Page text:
All scans were performed using a second-generation, dual-source multi-detector CT scanner (Siemens Somatom Definition Flash, Siemens Medical Solutions, Forchheim, Germany). Each patient who had overnight fasted drank 1000–1500 ml of tap water shortly before CT to enable gastric distention. All patients underwent total 3 phase of CT scan. First, a non-enhanced scan covering the whole stomach was performed with the following setting: 120 kV, reference 200 mAs, 128×0.6 mm collimation and a pitch of 0.6. Subsequently, one hundred milliliters of a nonionic iodinated contrast agent (370 Ultravist; Schering, Berlin, Germany) was administered via the antecubital vein at 3 mL/sec using 20-gauge needle through an automatic injector. Dual energy contrast-enhanced scans were performed at arterial phase (included the whole stomach) and portal venous phase (included the whole abdomen and pelvis, from the diaphragmatic domes to the anal verge) using dual energy mode, which were acquired at 40 s and 70 s after the administration of contrast agents, respectively. The DE scans were acquired with the tube voltages at 100 and 140 kVp with tin filter, using reference mAs values of 230 and 178, respectively. The collimation was 32×0.6 mm and the pitch was 0.6. All acquisitions were obtained with real time tube current modulation (Care DOSE 4D, Siemens Medical Solutions) software.

CT Image Post-processing

The DE raw data were reconstructed using a soft convolution kernel (D30f), and three different series of images were generated: 100 kV images, Sn140 kV images, and mixed images with ratio of 0.5 with a slice thickness and an interval of 1.5 mm. Images were then transferred to a DE post-processing workstation (syngo MMWP, version 2008A; Siemens Medical Solutions). DE images were processed by the “Liver VNC” application to generate iodine distribution map shown as color overlay and VNE images (Fig. 1). Axial TNE and VNE images were reconstructed by using a section thickness and an interval of 5 mm. To generate VNE images, standard soft-tissue and fat attenuation values used by the system were applied (Fig. 2).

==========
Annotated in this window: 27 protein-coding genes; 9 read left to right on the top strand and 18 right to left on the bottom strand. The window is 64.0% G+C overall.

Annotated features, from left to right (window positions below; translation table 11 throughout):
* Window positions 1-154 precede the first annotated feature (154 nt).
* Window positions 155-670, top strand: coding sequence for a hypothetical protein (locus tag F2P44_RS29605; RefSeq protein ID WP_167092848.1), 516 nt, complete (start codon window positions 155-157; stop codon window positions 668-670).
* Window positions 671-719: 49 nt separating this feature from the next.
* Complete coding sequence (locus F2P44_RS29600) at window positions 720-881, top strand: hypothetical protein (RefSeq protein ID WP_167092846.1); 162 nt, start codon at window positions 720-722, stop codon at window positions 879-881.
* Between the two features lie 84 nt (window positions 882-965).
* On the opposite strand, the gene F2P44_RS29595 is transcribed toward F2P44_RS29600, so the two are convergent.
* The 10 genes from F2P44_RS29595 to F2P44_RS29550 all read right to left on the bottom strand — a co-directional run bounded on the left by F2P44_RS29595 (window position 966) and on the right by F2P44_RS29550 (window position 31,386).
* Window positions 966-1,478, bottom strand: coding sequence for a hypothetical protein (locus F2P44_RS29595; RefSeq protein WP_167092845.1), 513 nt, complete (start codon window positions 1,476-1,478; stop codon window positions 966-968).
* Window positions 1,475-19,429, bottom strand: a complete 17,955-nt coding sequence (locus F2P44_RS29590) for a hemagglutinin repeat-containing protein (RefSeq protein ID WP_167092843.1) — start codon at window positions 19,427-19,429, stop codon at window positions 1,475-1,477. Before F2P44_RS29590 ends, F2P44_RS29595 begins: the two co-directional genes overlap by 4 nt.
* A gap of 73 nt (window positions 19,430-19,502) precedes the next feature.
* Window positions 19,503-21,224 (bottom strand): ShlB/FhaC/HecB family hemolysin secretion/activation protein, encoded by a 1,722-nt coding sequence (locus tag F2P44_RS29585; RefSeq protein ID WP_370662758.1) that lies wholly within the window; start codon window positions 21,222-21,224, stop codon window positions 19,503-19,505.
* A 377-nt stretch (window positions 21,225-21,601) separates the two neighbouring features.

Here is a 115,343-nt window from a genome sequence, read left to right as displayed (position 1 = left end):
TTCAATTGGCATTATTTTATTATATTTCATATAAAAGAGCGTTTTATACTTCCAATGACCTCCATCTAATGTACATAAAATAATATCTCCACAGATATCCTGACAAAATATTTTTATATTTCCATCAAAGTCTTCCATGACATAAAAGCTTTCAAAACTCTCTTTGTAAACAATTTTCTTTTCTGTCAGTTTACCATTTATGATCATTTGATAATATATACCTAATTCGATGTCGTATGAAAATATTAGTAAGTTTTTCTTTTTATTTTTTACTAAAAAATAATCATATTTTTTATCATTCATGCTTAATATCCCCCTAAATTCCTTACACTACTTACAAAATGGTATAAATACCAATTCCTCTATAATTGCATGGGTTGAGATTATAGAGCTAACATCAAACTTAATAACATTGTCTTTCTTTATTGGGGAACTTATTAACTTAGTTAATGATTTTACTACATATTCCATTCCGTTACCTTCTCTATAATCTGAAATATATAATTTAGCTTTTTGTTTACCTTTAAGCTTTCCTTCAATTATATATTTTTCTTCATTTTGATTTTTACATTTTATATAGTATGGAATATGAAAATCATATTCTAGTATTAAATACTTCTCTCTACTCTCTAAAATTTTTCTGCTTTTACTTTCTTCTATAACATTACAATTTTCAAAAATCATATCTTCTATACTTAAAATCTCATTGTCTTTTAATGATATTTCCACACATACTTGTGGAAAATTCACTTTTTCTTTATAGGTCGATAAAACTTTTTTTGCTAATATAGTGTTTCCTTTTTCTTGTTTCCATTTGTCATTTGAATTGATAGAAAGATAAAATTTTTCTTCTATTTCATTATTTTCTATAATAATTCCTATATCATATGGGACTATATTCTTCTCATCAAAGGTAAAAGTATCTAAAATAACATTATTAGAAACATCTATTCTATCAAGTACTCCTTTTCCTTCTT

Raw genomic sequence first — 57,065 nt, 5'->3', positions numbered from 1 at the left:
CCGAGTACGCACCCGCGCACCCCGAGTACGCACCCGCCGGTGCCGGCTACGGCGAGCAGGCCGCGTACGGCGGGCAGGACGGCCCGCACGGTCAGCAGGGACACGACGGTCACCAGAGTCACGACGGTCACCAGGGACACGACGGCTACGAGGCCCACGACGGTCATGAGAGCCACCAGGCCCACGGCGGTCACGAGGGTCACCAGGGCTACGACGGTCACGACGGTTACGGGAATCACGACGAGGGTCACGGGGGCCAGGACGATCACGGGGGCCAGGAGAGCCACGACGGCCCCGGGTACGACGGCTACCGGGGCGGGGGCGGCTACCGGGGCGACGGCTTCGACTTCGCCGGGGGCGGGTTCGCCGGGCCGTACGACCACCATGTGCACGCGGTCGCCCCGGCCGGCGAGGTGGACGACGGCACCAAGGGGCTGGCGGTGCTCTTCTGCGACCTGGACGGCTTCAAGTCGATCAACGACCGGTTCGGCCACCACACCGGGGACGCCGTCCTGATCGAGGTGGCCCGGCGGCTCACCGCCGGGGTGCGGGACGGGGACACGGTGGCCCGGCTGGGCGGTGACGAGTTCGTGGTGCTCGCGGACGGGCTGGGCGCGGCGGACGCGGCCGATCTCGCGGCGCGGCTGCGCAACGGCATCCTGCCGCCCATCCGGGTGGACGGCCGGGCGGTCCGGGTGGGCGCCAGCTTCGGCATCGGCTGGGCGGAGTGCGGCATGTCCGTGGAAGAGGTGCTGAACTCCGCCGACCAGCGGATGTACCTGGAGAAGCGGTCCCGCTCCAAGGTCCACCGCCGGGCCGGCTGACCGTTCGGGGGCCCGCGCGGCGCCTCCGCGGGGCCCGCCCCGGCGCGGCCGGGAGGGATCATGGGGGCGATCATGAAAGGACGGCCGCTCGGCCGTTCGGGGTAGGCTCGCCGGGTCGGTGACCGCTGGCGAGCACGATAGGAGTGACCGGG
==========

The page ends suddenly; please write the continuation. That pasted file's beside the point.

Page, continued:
Figure 1. Dual-energy data post-processing.

a Dual-energy portal venous phase image, b fused image of virtual 120-kV data sets with the color map of iodine distribution, c virtual non-enhanced image after iodine subtraction.

Figure 2. Standard values applied for analysis of soft-tissue and fat-tissue attenuation.

Image Analysis

For each patient, CT values were recorded in four anatomic regions on both TNE and VNE images: the gastric wall, liver, retroperitoneal fat and abdominal aorta by placing a circular region of interest (ROI) at each anatomical site for TNE and VNE images derived from the arterial (VNEA) and portal venous phases (VNEP). Three measurements were recorded on the same anatomic site (except aorta) at the same slice to get an average value. At all anatomical sites, a constant size of the ROI of approximately 1.5 cm2 was maintained except gastric wall. The ROI including full-thickness of the gastric wall was put at the antrum to get the CT value. If the lesion was located in the antrum of the stomach, the cardia was used. In patients in whom enhanced DECT detected gastric tumors or enlarged lymph nodes were visible in the non-enhanced images, their CT attenuation values and maximal thickness or diameter were measured. Standard deviations of the retroperitoneal fat were also measured to determine the image noise using a region of interest with 1 cm2 in area.